CORONAVIRUS

UI researchers advised 'prevention measures should remain in place' to prevent 2nd wave of COVID-19

Without them, 'a second wave of infections is likely'

University of Iowa Health Care complex, which houses University of Iowa Hospitals and Clinics, is seen in this photo tak
University of Iowa Health Care complex, which houses University of Iowa Hospitals and Clinics, is seen in this photo taken on Friday, April 18, 2014, in Iowa City, Iowa. (The Gazette)

IOWA CITY — University of Iowa health researchers told state officials days ago there is “considerable uncertainty” over how many COVID-19 illnesses and deaths the state will see and warned that “prevention measures should remain in place.”

“Without such measures being continued, a second wave of infections is likely,” cautioned a report the UI College of Public Health COVID-19 Response Group delivered to the Iowa Department of Public Health.

The researchers made reports to state officials April 8 and April 20, days before Gov. Kim Reynolds announced Monday her plans to loosen some restrictions in three-quarters of Iowa’s 99 counties. Effective Friday, restaurants, fitness centers, malls, libraries, race tracks and other retail establishments in 77 identified counties can reopen in a limited fashion, according to the governor’s order.

They must maintain social distancing between groups of customers and must limit capacity by half.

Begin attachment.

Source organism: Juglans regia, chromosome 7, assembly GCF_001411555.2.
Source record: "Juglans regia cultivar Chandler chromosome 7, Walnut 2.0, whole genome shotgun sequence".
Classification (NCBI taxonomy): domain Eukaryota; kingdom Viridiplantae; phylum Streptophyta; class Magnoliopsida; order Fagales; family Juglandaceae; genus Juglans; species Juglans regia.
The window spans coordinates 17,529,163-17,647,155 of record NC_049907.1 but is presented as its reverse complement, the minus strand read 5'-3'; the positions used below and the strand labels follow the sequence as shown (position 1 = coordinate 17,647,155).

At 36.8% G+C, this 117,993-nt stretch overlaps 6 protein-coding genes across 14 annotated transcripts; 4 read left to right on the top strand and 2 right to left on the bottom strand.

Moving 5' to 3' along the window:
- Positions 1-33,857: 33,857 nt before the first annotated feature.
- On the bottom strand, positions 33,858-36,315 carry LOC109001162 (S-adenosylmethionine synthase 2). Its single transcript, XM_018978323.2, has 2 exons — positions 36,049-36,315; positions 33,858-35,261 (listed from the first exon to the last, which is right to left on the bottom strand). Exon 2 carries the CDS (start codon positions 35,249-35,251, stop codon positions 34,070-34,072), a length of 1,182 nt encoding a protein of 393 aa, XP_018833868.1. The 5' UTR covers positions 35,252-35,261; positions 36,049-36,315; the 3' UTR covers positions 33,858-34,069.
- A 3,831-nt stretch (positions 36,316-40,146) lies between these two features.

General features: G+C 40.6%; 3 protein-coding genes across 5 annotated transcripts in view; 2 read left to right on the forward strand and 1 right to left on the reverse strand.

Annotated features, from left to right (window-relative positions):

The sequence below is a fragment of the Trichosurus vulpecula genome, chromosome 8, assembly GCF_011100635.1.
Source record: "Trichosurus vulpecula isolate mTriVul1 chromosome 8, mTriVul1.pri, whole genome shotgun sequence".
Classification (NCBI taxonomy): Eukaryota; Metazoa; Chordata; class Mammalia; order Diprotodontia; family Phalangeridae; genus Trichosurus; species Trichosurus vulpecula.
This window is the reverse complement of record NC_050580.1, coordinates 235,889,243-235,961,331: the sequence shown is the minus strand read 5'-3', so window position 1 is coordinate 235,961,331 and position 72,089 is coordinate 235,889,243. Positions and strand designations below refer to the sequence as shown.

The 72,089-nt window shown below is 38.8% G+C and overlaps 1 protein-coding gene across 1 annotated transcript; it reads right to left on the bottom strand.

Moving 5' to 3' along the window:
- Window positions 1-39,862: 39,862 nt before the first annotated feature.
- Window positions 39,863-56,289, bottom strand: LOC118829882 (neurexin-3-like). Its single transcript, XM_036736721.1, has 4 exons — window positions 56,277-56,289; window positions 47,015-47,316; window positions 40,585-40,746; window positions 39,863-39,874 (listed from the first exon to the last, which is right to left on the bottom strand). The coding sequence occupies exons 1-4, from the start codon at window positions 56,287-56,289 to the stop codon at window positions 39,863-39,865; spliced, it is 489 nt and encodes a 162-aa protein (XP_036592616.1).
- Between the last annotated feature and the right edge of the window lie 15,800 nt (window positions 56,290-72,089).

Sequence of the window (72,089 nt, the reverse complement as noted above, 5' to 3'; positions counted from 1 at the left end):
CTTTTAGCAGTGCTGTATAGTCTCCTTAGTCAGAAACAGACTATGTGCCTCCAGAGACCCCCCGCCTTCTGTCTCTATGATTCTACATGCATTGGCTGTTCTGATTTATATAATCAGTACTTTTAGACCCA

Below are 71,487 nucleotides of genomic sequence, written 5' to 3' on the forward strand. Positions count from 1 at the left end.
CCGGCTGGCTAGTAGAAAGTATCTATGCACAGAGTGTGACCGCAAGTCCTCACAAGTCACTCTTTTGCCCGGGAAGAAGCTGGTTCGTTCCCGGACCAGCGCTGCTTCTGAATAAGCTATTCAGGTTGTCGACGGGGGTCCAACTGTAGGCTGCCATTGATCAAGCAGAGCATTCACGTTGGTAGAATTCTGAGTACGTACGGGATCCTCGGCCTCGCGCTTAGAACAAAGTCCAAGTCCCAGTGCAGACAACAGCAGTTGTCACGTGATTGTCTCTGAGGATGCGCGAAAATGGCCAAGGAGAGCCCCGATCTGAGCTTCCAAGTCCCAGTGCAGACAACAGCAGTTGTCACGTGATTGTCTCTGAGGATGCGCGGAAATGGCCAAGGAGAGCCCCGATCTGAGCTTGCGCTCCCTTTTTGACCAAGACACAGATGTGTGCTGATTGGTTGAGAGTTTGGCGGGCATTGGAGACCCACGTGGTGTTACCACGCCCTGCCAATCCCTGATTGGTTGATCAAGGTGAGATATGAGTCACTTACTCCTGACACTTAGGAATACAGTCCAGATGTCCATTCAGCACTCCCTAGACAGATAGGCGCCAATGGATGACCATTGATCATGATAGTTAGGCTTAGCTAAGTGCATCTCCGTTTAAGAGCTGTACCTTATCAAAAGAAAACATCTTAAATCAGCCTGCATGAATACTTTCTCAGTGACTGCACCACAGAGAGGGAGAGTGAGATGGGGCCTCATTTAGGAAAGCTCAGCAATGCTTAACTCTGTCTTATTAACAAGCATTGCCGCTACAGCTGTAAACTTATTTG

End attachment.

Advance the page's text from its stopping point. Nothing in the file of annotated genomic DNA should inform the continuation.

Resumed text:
The areas where restrictions are easing do not include Des Moines, Cedar Rapids, Iowa City, Waterloo and Davenport and others in 22 counties still considered hot spots.

But the move to lower restrictions in most counties doesn’t jibe with the UI public health advisement that mitigation policies have helped slow infection and death rates, which researchers say have not peaked.

“There is considerable uncertainty still in how many cases and deaths Iowa could eventually have, with possible projections between 150 and >10,000 total deaths,” according to the UI report. “Therefore, prevention measures should remain in place.”

A spokesman for the governor did not say Tuesday how much weight she gave the UI research in deciding to start reopening parts of the state. In her announcement Monday, Reynolds said that “the reality is that we can’t stop the virus, that it will remain in our communities until a vaccine is available. Instead we must learn to live with COVID virus activity without letting it govern our lives.”

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The state’s Public Health Department on Tuesday announced another 508 positive cases — bringing Iowa’s total to 6,376. Nine more deaths from the disease were announced, bringing the death toll to 136.

One week ago — the day Reynolds unveiled a new “Test Iowa Initiative” to dramatically ramp up testing across the state — Iowa had confirmed 3,641 positive cases since the disease was found here March 8.

The UI research came after college leadership in March reached out to the state Public Health Department to offer help, according to emails provided to The Gazette in response to a public records request.

“I just wanted to reiterate my offer of assistance from our collegiate and other faculty in areas such as COVID-19 modeling, infectious disease epid (sic) and risk communication,” UI College of Public Health Dean Edith Parker wrote in a March 29 email to state Public Health Director Gerd Clabaugh.